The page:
Reputation besmirched? Launch a website

That’s how Mike Lynch is responding to allegations that he was behind financial irregularities in HP’s purchase of Autonomy, which he ran. In response to HP’s finger-pointing, Lynch set up AutonomyAccounts.org.” The site informs visitors that it was “designed to be a public point of contact for Dr Mike Lynch and other former managers at Autonomy with the wider world. The Autonomy team are committed to providing clear and transparent information during this process, and would like to see the issue resolved as quickly as possible.” Smart move. Everyone knows that if it’s on the web, it must be true. Ben Woods has the story on ZDNet.

Instagram further degrates the “inter” in Internet

Don’t get me wrong; everybody deserves the opportunity to make a buck. For Instagram, that means getting more eyeballs on its own newly enhanced website instead of people viewing its photos on other sites. Like, for instance, Twitter. So on Wednesday, Instagram “disabled the ability for Twitter to properly display Instagram photos on its Web site and in its applications.” The functionality is known as “Twitter cards,” which make images and content easy to display within a tweet. Speaking at LeWeb, Instagram CEO Kevin Systrom said, “We’ve decided that right now, what makes sense, is to direct our users to the Instagram Web site. Obviously, things change as a company evolves.” You’ll still be able to create a tweet when you post an Instagram photo, according to Nick Bilton, writing for The New York Times’ Bits blog. But when someone clicks the link, it’ll take them away from the twitter site and display the picture on an Instagram page. Wait, does anybody actually use Twitter.com to interact with Twitter?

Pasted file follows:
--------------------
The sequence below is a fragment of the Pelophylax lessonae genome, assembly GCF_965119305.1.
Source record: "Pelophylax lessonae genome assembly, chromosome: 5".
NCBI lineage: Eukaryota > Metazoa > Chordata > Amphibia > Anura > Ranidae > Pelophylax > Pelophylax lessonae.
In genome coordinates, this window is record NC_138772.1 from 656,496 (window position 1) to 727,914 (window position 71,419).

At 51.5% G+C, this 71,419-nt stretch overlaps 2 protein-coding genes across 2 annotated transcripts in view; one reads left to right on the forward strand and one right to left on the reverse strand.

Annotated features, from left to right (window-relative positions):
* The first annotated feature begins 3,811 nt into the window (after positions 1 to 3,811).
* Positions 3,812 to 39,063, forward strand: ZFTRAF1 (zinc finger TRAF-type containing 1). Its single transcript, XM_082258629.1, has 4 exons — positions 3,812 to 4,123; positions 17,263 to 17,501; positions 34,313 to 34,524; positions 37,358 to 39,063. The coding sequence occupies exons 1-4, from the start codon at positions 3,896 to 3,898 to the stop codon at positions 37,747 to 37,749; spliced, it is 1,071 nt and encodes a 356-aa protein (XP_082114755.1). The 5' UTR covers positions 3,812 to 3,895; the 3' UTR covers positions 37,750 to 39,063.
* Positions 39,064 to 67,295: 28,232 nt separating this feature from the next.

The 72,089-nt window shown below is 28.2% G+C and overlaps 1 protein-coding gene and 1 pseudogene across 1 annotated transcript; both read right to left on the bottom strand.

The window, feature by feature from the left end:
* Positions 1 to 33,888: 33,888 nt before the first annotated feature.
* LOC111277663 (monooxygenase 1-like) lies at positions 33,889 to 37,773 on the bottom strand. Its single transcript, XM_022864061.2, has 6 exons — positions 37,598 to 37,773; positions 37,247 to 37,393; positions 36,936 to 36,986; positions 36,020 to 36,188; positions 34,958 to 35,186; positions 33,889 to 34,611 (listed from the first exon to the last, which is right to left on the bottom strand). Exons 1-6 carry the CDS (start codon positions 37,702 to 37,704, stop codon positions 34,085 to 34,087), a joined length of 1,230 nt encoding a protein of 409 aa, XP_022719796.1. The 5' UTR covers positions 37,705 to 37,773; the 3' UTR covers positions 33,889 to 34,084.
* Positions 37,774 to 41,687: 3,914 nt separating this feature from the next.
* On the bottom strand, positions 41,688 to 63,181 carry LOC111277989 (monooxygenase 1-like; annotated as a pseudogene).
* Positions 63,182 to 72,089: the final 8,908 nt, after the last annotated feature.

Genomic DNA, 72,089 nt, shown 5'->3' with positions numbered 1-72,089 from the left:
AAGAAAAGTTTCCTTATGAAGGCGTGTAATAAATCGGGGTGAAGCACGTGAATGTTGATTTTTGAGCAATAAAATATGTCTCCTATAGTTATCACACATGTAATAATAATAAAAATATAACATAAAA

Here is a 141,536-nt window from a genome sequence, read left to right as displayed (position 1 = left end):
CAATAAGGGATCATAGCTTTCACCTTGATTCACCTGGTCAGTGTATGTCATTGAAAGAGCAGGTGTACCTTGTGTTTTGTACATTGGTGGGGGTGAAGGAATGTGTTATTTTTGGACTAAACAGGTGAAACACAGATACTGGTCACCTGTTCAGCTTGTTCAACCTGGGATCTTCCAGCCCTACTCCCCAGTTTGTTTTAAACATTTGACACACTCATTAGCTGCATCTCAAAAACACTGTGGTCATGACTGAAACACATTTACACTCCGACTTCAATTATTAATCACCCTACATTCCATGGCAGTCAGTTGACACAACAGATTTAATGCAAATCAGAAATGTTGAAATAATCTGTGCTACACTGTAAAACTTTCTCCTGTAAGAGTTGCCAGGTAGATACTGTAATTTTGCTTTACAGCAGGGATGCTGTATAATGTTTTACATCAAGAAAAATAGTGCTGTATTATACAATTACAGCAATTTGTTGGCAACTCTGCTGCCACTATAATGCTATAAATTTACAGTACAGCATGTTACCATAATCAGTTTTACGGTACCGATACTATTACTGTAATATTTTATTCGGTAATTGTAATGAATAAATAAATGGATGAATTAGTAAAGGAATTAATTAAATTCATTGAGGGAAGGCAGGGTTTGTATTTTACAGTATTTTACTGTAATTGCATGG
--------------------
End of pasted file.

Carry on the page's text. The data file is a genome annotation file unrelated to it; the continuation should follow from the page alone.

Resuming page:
Dell opens consulting group to help clients with social media strategy